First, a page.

Increasingly we believe the world needs more meaningful, real-life connections between curious travellers keen to explore the world in a more responsible way. That is why we have intensively curated a collection of premium small-group trips as an invitation to meet and connect with new, like-minded people for once-in-a-lifetime experiences in three categories: Culture Trips, Rail Trips and Private Trips. Our Trips are suitable for both solo travelers, couples and friends who want to explore the world together.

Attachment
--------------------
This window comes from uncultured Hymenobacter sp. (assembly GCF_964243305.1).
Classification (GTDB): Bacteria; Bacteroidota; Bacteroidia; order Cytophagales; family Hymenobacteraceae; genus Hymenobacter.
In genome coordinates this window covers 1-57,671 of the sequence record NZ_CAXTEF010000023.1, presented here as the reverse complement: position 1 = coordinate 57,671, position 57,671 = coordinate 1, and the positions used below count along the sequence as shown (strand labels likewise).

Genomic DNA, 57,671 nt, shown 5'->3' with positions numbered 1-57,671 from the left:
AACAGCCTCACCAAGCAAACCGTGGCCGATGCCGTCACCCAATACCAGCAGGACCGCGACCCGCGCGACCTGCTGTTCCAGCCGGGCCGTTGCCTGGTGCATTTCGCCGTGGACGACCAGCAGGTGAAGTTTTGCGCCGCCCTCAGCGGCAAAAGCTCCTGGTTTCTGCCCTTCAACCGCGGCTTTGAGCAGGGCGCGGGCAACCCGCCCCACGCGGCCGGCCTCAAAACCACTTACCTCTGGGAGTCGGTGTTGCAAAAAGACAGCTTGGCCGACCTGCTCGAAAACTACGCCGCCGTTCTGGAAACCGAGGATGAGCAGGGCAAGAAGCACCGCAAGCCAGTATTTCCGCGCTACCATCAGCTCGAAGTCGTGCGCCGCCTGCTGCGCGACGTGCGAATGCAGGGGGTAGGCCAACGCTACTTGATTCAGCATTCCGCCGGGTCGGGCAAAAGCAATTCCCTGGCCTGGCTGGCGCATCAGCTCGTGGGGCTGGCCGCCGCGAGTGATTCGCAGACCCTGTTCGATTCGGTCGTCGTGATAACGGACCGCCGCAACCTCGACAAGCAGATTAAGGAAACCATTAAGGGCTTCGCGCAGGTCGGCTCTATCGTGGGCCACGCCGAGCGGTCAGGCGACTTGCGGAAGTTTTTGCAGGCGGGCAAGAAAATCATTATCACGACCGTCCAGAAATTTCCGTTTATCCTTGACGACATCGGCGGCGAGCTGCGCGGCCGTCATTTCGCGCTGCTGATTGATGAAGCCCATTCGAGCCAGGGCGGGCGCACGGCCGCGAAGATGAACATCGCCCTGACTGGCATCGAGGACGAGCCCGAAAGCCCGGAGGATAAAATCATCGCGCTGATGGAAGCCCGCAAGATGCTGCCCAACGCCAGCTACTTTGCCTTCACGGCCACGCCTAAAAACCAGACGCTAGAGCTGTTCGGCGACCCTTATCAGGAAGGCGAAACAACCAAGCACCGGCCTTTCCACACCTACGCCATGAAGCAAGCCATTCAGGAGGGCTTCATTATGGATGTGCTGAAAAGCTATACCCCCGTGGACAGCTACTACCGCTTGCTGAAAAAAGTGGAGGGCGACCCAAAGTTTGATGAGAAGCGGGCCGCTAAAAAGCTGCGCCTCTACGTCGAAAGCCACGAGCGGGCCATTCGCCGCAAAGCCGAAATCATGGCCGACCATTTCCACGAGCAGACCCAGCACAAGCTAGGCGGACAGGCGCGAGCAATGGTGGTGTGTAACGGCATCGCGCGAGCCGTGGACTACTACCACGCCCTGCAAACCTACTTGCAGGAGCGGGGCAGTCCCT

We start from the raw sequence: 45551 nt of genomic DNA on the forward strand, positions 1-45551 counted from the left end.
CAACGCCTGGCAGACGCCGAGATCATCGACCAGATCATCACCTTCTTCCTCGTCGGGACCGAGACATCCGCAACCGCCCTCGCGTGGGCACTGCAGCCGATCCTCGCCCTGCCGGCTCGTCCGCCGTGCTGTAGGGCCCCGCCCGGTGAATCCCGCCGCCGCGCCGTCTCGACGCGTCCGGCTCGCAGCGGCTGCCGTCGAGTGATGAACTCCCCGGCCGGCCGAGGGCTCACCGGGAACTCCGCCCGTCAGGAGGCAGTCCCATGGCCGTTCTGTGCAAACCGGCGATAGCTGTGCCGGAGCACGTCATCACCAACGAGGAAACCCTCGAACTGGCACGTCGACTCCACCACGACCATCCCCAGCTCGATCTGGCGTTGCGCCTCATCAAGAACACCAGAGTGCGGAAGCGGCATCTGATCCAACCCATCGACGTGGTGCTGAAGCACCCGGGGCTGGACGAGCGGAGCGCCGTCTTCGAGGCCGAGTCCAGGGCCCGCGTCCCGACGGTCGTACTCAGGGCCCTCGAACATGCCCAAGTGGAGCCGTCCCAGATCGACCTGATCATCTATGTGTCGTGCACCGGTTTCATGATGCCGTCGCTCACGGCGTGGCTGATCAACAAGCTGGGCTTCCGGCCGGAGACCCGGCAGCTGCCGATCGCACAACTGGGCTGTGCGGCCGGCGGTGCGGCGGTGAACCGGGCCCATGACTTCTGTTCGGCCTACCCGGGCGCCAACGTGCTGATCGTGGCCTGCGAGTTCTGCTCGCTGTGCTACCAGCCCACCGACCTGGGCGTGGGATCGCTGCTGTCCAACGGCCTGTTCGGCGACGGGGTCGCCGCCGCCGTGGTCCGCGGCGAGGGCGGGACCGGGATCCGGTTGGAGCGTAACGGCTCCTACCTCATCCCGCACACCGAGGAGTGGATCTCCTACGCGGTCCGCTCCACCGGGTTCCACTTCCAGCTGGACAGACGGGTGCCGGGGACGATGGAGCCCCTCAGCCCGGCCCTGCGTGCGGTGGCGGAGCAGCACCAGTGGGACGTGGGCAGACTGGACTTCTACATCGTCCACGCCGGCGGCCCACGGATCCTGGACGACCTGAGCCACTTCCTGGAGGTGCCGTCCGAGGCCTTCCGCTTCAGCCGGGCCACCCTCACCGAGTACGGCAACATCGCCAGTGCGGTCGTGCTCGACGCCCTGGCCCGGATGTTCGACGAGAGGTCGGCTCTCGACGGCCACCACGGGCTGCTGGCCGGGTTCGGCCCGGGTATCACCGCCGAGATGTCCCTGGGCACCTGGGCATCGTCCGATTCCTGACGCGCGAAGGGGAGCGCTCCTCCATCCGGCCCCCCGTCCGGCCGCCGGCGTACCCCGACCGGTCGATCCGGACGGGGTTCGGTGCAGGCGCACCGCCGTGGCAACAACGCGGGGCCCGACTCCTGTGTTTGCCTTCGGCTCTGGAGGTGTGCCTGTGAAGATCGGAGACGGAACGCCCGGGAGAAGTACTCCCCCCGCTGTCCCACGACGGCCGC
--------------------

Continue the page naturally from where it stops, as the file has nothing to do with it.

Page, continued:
Culture Trips are deeply immersive 5 to 16 days itineraries, that combine authentic local experiences, exciting activities and 4-5* accommodation to look forward to at the end of each day. Our Rail Trips are our most planet-friendly itineraries that invite you to take the scenic route, relax whilst getting under the skin of a destination. Our Private Trips are fully tailored itineraries, curated by our Travel Experts specifically for you, your friends or your family.

We know that many of you worry about the environmental impact of travel and are looking for ways of expanding horizons in ways that do minimal harm - and may even bring benefits. We are committed to go as far as possible in curating our trips with care for the planet. That is why all of our trips are flightless in destination, fully carbon offset - and we have ambitious plans to be net zero in the very near future.